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Flood channel comes to life

Extravagastic. Fantabulous. Make up your own adjectives, but make time to see the flurry of construction in the San Antonio River’s downtown flood channel.

It’s history in the making as hotelier Rick Drury and Co. work furiously to build an 800-foot walkway to connect the western ends of the River Walk.

Tourists and locals lined up on the Commerce and Market bridges and other vantage points as construction crews operated cranes and forklifts to unload 8-foot culverts, tree wells, prefabricated concrete blocks, landscape rocks, and other materials from 18-wheeler trucks into the channel, then lined them along its east wall.

“We’ve got nine days to get out of the water,” says Drury of the River Walk extension, part of his plan to convert the old Alamo National Building into a 375-room flagship hotel, the Drury Plaza River Walk. The $60 million project was partially funded with $40 million in empowerment zone bonds the City authorized last year. The River Walk portion will cost approximately $3 million, but Drury says “the calculator is still ticking.” Drury also directed the reconstruction/rebirth of the old Aztec Theater, which is set to open this month.

Drury says the new walkway will feature five landscape scenes, complete with native trees, shrubbery, flagstones, waterfalls, and other niceties — all according to architect Robert H.H. Hugman’s vision when he invented the River Walk concept in the late 1920s.

It’s the first time in decades

anyone has demonstrated any vision

concerning the downtown business district.

Spectators who have watched and wondered will be able to enjoy this new walkway in September as two Drury crews, a concrete contractor, and a landscape architect complete the project. “I got everyone I could muster from all across the country,” Drury says. “It is a great logistical engineering feat to do this in the time frame we have. But I feel confident we can pull this off. We have great crews and a good plan.”

The design began on a napkin and includes work by Sprinkle Robey Architects of San Antonio and Coyle Engineering in Boerne, with L.K. Travis doing the landscape architecture.

Rick and his wife, ReBeca, led a Saturday tour through the Alamo National Building to show off what soon will be one of the San Antonio skyline’s crown jewels. Inside the building, designed in the 1920s by Chicago architects Graham, Anderson, Probst, and White, the bank lobby and office spaces will be converted into a premier hotel (current tenant Chase Bank will move to the St. Mary’s Street side of the building), with an outdoor pool on the 22nd floor overlooking the Esquire Tavern and the River Walk off Commerce Street. Four stories will be added to the parking garage, including an indoor pool.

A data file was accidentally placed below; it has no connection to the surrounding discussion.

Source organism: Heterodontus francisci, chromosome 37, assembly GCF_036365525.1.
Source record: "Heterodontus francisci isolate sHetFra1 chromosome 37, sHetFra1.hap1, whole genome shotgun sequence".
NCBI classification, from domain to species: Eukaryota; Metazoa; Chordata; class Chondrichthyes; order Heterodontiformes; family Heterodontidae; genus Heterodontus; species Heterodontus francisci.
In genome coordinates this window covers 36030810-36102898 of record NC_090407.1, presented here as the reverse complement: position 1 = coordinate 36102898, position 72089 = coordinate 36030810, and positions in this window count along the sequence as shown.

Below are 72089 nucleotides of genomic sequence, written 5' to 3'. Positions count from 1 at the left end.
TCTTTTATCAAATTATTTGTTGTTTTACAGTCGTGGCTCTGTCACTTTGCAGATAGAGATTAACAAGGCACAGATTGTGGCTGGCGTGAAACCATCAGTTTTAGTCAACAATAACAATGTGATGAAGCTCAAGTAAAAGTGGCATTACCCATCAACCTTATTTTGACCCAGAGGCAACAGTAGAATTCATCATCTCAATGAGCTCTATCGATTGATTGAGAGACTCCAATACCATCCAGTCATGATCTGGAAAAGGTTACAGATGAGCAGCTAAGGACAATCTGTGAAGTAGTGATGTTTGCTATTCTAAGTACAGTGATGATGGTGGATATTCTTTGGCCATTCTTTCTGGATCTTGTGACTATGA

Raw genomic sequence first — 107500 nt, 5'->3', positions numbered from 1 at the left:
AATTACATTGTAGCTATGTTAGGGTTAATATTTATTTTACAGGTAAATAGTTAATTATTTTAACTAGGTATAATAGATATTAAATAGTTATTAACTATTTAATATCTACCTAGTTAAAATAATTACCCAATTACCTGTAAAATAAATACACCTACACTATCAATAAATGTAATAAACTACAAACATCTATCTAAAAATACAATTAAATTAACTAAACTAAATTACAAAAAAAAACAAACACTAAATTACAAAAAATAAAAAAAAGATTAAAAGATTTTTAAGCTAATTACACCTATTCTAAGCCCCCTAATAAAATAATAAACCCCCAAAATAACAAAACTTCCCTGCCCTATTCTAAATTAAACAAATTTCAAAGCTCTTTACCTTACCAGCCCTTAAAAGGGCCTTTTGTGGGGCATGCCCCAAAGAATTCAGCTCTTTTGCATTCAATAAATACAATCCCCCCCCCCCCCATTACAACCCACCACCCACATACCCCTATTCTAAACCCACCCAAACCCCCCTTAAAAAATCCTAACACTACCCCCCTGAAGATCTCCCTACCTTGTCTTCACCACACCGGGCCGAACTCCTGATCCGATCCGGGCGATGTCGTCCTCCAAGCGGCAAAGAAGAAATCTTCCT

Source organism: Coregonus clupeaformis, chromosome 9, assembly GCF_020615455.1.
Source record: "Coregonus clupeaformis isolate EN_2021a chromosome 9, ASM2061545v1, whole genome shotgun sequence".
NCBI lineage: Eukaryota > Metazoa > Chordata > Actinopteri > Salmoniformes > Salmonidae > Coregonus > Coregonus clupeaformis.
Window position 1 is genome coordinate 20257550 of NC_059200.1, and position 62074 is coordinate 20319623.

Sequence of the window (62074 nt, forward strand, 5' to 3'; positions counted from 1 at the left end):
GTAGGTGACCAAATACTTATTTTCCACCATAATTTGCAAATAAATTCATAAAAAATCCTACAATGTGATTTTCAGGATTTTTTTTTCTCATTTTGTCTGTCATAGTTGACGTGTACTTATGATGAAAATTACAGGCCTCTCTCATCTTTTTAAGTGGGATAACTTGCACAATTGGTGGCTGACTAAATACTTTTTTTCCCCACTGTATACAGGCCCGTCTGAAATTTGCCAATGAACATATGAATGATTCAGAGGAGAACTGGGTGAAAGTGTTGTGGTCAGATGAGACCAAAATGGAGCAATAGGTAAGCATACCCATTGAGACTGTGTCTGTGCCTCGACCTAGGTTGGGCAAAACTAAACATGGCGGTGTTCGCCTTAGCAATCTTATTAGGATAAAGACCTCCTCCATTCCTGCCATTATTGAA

Drury also plans to knock out the flood-channel wall between the Commerce and Market street bridges to make room for more river-level retail and restaurant space. The hotelier says he hopes to negotiate with local restaurant operators to occupy the new section of the River Walk.

The fourth floor of the hotel will contain a banquet room, a ballroom, several meeting rooms, and a kitchen to serve as a staging area for event caterers. Drury plans to restore many of the building’s original features, including chandeliers that were located in a monastery in Boerne, and antique doors and transoms. An old rooftop barometer, originally illuminated at night to attract attention to the building, will be restored.

The entire project is overseen by construction superintendent George Ryan, who will earn a civil-engineering degree from UTSA in the spring.

Why all the gushing for this project? It’s the first time in decades anyone has demonstrated any vision concerning the downtown business district. District 1 Councilman Roger Flores appears to be merely concerned with lining the River Walk with national restaurant chains and a monster convention-center hotel project — that’s not much of a vision.

When Drury’s project is complete and locals and tourists are able to walk a complete loop along the River Walk, there will be new life in the western sector of downtown, where the scenery has been bleak for quite some time.

By Michael Cary

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